In knocking down President Joe Biden’s student loan forgiveness plan, the right-wing Supreme Court majority does more than keep millions of American saddled with debt — it continues to shift enormous power away from Congress and the executive branch to itself.
The majority — “as is becoming the norm,” Justice Elena Kagan narrates in her dissent — relies heavily on the major questions “doctrine,” a theory in vogue in right-wing legal circles. It dictates that when executive branch agencies take action of major “economic and political significance,” they lose the usual judicial deference they enjoy. That standard of significance is wholly in the eye of the beholder — an amorphousness the majority has continually taken advantage of. That has usually translated, in the hands of this conservative Court, into various Biden administration actions meeting their doom.
While the Court often protests that it’s really shifting power back to Congress when it knocks down agency actions, it does so knowing that Congress is usually stalemated by various factors (split party control, the Senate filibuster) that make it extremely difficult for the legislature to pass many major laws.
It also disrupts the usual separation of powers balance: Congress writes broad laws authorizing agencies to deal with issues (letting the Environmental Protection Agency regulate air pollution or the Education Department deal with federal student debt), passing on the responsibility of crafting the specifics to the expert-staffed agencies. But this Court continues to impose itself on that process, deciding that Congress didn’t meet some vague standard of specificity in its delegation and knocking down agency actions it doesn’t like.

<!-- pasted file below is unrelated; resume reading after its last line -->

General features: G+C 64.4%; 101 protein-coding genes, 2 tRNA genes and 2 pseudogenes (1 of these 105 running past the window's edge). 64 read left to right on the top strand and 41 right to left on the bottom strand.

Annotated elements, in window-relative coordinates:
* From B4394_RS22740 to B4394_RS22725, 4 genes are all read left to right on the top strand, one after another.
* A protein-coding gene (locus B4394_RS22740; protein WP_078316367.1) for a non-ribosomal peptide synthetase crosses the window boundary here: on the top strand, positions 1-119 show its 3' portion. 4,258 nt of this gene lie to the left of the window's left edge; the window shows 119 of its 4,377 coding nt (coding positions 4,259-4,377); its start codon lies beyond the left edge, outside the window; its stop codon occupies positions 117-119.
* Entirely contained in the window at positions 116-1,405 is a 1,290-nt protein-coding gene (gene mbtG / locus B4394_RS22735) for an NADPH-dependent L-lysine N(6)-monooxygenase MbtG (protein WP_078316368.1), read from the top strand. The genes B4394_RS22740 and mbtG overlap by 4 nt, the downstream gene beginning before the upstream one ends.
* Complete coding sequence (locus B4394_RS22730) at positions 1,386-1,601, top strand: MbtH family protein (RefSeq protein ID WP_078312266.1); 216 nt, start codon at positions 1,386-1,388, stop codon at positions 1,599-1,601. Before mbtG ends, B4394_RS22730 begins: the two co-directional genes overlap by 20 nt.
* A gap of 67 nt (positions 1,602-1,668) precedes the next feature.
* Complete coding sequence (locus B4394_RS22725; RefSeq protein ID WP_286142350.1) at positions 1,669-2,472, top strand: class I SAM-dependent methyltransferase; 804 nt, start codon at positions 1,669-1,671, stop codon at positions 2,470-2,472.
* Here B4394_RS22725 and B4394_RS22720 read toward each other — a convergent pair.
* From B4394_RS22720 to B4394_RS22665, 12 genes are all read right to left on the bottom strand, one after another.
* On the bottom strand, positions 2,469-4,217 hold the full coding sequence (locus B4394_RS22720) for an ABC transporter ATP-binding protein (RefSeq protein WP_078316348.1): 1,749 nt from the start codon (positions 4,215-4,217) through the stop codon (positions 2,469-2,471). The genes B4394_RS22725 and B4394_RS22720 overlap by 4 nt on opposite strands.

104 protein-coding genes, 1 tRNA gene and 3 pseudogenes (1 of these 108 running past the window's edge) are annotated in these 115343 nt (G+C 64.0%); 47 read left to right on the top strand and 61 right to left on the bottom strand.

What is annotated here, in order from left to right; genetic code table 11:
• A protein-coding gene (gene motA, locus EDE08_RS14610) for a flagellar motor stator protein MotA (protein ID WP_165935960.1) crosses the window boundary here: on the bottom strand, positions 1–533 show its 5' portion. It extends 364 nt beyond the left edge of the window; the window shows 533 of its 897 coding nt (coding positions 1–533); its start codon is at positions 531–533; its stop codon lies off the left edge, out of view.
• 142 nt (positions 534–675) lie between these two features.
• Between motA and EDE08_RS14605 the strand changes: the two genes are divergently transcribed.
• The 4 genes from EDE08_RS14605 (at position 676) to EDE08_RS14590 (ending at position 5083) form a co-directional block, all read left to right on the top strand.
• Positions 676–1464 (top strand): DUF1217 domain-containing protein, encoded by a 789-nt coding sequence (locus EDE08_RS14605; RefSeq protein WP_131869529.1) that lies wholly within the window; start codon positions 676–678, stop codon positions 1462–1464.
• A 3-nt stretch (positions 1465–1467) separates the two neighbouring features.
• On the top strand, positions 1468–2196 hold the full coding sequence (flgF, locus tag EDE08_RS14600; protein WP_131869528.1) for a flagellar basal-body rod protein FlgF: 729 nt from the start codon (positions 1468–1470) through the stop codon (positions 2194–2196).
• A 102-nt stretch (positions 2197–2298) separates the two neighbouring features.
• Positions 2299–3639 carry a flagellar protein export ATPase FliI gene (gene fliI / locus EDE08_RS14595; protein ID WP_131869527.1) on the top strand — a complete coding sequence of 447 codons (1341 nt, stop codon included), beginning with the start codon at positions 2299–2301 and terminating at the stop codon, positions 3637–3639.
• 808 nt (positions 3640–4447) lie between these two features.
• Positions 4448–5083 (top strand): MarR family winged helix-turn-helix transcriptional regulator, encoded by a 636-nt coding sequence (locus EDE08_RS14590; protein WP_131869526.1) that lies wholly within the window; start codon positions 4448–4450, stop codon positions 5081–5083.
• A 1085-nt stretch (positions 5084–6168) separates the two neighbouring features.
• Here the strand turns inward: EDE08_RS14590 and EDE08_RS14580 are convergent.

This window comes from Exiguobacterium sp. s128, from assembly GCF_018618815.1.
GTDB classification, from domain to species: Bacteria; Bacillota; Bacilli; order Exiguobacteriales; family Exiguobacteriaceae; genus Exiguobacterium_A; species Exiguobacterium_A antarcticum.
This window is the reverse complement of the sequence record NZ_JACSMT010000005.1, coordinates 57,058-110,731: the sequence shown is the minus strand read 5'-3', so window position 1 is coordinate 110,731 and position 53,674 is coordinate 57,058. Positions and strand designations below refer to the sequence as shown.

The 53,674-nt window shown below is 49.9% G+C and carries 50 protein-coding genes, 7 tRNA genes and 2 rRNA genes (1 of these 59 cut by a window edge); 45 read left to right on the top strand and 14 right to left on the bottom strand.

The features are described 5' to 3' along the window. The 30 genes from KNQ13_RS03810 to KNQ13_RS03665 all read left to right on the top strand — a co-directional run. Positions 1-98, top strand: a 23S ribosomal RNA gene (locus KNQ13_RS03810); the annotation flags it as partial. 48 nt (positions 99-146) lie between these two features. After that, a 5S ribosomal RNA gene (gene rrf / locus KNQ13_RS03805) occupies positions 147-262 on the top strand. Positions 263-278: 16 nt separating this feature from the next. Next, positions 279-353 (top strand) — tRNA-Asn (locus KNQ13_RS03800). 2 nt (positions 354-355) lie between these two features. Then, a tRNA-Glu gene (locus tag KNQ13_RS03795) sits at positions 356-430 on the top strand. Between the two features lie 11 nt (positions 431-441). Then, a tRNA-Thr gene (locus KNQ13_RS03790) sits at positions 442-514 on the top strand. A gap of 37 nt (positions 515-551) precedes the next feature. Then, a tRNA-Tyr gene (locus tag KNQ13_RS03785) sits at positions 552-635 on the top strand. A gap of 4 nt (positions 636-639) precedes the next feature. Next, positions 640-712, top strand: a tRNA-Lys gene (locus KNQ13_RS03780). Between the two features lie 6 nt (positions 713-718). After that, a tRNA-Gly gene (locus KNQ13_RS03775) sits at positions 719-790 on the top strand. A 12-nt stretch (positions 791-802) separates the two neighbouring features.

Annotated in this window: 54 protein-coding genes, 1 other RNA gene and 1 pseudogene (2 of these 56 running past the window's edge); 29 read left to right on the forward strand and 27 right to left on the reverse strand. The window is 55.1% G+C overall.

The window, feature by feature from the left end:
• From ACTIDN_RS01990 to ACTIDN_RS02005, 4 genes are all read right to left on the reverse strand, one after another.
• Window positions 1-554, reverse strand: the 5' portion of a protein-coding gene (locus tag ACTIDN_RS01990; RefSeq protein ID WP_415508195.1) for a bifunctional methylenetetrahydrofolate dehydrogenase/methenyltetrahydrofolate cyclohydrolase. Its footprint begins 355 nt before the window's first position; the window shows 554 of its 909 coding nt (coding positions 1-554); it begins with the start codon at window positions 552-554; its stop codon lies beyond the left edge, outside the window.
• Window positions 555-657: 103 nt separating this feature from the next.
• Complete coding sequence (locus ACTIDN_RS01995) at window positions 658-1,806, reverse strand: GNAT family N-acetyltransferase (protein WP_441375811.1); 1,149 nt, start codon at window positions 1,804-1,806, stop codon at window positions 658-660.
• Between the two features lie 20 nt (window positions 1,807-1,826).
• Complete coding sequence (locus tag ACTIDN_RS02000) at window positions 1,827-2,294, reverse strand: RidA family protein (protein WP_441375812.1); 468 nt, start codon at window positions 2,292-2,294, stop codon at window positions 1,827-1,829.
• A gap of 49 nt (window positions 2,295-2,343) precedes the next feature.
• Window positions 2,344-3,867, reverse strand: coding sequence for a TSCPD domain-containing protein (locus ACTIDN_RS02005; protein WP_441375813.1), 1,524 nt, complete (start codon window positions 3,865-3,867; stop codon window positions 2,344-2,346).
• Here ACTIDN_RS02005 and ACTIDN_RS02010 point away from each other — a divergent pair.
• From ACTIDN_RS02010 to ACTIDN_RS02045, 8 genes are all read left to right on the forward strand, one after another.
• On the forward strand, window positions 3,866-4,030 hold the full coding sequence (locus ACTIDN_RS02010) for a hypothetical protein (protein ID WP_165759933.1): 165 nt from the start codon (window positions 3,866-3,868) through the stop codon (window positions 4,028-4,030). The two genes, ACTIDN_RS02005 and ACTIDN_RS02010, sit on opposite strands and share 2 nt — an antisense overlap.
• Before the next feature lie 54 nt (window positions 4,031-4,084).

“This Court objects to Congress’s permitting the Secretary (and other agency officials) to answer so-called major questions,” Kagan writes, referring, in this case, to the Secretary of Education. “Or at least it objects when the answers given are not to the Court’s satisfaction. So the Court puts its own heavyweight thumb on the scales.”
This is more than just a constant barrier for Democratic administrations that seek to limit pollution, regulate workplace safety, shore up housing stability or mitigate ballooning student debt. It’s also an unprecedented power grab, as the unelected justices substitute themselves for the much more democratically accountable entities meant to decide and craft policy.
Kagan points out that Congress is directly elected by the people, and that agencies derive their power from the President.
“But this Court?” she asks incredulously. “It is, by design, as detached as possible from the body politic. That is why the Court is supposed to stick to its business — to decide only cases and controversies, and to stay away from making this nation’s policy about subjects like student-loan relief.”
In a footnote, Kagan points out that Justice Amy Coney Barrett’s concurrence includes beliefs that overlap with Kagan’s own about the limitations of major questions — perhaps a ground-softening attempt to win Barrett, who has some stated qualms about the doctrine, into the liberals’ fold on future decisions.
Chief Justice John Roberts, writing for the majority, seethes at Kagan’s candor, calling it a “disturbing feature” of recent opinions that the dissenting liberals have called out the Court’s appropriation of power.
In a thinly veiled warning, he says that a “misperception” that such criticisms are “disparagement” rather than “heartfelt disagreement” would be “harmful to this institution and our country.”
Kagan is unbowed by the reprimand to simmer down.
“Justices throughout history have raised the alarm when the Court has overreached — when it has ‘exceed[ed] its proper, limited role in our Nation’s governance,’” she responds. “It would have been ‘disturbing,’ and indeed damaging, if they had not. The same is true in our own day.”